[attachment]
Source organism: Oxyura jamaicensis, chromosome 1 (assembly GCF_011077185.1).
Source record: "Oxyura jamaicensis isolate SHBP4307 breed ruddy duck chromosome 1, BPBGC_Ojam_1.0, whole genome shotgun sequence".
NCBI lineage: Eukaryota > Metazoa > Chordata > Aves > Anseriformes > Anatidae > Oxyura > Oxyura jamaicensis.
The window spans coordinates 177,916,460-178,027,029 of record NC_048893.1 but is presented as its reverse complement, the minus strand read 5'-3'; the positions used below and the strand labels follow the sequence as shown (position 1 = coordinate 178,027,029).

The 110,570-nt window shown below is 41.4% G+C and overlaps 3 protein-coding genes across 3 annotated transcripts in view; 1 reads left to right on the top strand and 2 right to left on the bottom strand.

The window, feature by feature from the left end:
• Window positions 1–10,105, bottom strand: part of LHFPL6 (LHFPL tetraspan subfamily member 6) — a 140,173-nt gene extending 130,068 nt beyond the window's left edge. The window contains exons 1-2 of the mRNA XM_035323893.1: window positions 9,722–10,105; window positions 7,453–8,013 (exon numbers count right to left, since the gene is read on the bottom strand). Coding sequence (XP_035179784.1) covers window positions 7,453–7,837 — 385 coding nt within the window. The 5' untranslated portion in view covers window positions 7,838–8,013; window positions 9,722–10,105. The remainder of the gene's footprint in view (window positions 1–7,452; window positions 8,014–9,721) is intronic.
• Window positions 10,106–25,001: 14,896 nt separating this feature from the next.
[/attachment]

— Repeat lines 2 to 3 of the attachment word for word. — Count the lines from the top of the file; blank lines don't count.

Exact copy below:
Source record: "Oxyura jamaicensis isolate SHBP4307 breed ruddy duck chromosome 1, BPBGC_Ojam_1.0, whole genome shotgun sequence".
NCBI lineage: Eukaryota > Metazoa > Chordata > Aves > Anseriformes > Anatidae > Oxyura > Oxyura jamaicensis.